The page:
Angela Kennedy is making the jump from school board to provincial politics. A pro-life Toronto Catholic District School Board trustee representing Ward 11, Kennedy is hoping to become the next member of provincial parliament for Beaches East-York.
Her wealth of experience in both healthcare and education make the jump to being a candidate for the Progressive Conservatives in Beaches East-York a natural progression. Whereas many school board trustees run for municipal office, Kennedy told The Interim that the issues she cares deeply about are provincial matters: health and education. The wife and mother of seven sons has been a registered nurse for more than 30 years and a program co-ordinator for the Diabetes Education Program at Toronto East General Hospital.
She also takes an interest in children’s issues and has served as a member of the City of Toronto’s Children and Youth Action Committee.
She wants to make the city and province more livable and to that end, will fight for “high-quality education,” “high-quality health care,” for children’s health and development, property tax relief for seniors and safer communities through the hiring of more probation, parole and police officers.
As a sitting school trustee, Kennedy is naturally concerned with education issues. She wants a ban on teacher strikes to end the disruption of the students’ school year, but she also promises to fight for the resources that schools need: teachers, teachers’ assistants and text books.
Somewhat surprisingly, however, she supports the government’s Educational Tuition Tax Credit to provide tax relief to parents who send their children to non-elite independent schools. Kennedy says this policy “acknowledges that parents are the primary educators of their children,” not some faceless bureaucrat in the Ministry of Education or the school board. She said that “parents have the right to choose who will share the responsibility of educating our children,” and that the ETTC provides relief for parents who exercise that right outside the public or separate school systems.
Kennedy told The Interim that many residents are asking her about her position on same-sex “marriage.” She says that she tells them: “I’m a Catholic and I believe and uphold Catholic values. Marriage is for a man and a woman.” Kennedy reports that almost everyone supports her position and is thankful for her frankness in discussing the issue.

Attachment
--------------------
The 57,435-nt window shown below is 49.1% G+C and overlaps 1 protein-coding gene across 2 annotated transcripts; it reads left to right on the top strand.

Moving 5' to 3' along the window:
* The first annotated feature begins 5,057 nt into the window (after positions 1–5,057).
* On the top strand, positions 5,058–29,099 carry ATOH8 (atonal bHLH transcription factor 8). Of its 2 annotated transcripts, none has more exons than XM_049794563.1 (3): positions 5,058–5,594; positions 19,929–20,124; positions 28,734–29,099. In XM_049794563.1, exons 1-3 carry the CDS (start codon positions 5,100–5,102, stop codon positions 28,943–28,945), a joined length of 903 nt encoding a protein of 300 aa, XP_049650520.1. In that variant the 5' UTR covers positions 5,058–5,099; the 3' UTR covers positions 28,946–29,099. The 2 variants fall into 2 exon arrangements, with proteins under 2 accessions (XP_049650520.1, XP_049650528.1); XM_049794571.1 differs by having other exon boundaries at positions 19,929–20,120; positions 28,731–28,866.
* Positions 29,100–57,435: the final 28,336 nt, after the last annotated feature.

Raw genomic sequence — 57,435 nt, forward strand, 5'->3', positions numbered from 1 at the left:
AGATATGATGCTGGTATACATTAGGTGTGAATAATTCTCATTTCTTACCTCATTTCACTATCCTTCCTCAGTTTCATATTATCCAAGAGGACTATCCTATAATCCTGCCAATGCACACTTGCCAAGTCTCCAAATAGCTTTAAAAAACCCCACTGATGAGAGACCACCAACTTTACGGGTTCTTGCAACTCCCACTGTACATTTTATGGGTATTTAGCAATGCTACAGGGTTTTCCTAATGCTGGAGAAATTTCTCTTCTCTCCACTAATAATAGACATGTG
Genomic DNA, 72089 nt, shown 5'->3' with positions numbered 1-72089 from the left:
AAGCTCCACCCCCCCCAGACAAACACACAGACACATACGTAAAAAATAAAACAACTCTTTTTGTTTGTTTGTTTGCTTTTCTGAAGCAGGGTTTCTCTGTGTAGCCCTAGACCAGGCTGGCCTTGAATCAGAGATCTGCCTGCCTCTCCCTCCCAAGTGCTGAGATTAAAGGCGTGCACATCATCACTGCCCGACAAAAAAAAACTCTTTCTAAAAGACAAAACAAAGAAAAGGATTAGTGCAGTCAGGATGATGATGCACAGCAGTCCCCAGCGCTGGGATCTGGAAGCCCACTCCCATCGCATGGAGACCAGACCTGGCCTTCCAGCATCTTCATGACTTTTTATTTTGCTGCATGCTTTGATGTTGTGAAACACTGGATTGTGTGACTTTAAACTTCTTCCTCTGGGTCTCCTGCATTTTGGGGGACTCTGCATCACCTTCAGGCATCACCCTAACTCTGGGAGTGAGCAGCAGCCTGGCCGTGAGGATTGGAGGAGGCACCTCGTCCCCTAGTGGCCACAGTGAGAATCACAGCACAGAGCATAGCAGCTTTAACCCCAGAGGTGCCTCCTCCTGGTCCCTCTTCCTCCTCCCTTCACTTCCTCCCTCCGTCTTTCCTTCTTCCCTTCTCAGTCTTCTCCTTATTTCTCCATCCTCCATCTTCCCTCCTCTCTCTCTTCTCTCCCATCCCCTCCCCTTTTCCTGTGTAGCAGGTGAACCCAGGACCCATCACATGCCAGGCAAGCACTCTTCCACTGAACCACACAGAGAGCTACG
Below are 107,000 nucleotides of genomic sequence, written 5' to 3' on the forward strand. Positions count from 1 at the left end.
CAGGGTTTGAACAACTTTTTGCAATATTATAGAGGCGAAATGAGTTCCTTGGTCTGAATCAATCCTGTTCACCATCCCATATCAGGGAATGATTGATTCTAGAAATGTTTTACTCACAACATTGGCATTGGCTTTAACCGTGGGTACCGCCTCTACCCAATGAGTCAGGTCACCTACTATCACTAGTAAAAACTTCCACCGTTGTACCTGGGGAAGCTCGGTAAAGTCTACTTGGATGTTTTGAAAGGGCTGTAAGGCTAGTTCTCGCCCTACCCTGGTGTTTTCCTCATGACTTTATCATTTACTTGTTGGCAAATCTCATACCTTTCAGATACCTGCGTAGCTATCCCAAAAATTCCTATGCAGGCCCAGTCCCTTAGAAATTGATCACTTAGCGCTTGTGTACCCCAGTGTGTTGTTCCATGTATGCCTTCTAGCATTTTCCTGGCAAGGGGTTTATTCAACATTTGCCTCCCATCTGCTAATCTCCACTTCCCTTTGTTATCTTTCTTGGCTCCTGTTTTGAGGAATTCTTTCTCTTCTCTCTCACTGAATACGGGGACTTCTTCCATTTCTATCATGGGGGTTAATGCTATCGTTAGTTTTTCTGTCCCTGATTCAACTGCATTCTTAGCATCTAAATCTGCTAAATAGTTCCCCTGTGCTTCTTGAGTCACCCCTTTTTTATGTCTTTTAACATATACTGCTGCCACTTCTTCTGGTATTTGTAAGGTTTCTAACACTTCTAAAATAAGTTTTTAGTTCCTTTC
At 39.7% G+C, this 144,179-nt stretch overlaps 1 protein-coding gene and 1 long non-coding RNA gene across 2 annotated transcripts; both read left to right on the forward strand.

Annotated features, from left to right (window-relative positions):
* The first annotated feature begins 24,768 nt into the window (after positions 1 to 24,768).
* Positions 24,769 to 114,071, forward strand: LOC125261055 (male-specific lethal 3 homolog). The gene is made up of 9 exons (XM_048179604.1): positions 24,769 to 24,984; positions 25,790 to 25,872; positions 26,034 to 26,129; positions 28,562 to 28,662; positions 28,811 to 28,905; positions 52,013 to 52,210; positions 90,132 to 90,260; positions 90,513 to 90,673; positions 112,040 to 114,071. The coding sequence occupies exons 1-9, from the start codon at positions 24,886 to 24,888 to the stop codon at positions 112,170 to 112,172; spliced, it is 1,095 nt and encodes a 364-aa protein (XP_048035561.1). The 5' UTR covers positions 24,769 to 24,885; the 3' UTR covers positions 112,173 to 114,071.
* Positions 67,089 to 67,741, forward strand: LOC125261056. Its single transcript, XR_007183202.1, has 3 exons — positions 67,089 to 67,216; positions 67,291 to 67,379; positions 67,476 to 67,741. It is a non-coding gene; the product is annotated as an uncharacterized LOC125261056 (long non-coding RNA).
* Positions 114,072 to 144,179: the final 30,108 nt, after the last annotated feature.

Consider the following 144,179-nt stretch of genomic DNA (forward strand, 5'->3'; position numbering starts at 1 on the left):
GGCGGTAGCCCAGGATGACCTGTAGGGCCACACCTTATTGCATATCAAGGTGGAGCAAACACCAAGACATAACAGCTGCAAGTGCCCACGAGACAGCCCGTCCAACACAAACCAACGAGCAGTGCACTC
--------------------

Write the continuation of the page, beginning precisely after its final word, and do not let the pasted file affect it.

Kennedy said, “My faith guides all areas of my life, but I recognize there is separation between church and state.” Unlike with some politicians, however, this is not a cop-out. She told The Interim that she would support conscience protection for healthcare workers and defunding of abortion if such bills were brought to the floor.
As a trustee, Kennedy was a loyal ally of the non-denominational crisis pregnancy centre Aid to Women in downtown Toronto, which serves mostly low-income and immigrant women who are considering having abortions. She supported Aid to Women’s efforts to raise funds at Halloween in Catholic schools.
Also as a trustee, Kennedy took money from her trustee’s account to give an award to a graduating student who demonstrated Catholic leadership. She said she wishes she had the money to make this a permanent award, but hopes that the idea will be picked up by someone else, in order to encourage students to live visibly Christian lives in the community.
Kennedy said her campaign needs volunteers in the final days of the campaign, as turnout will be vital. You can contact her office at (416) 496-1424.
She re-iterates: “As a nurse and as a school board trustee, I have experience with issues of health and education and I pledge to the people of Beaches East York to work hard to represent their interests at Queen’s Park.”
Kennedy faces Liberal Monica Purdy and incumbent NDP Michael Prue. The riding used to belong to radical pro-abortion supporter Frances Lankin, until she left politics to head the Toronto United Way in 2001.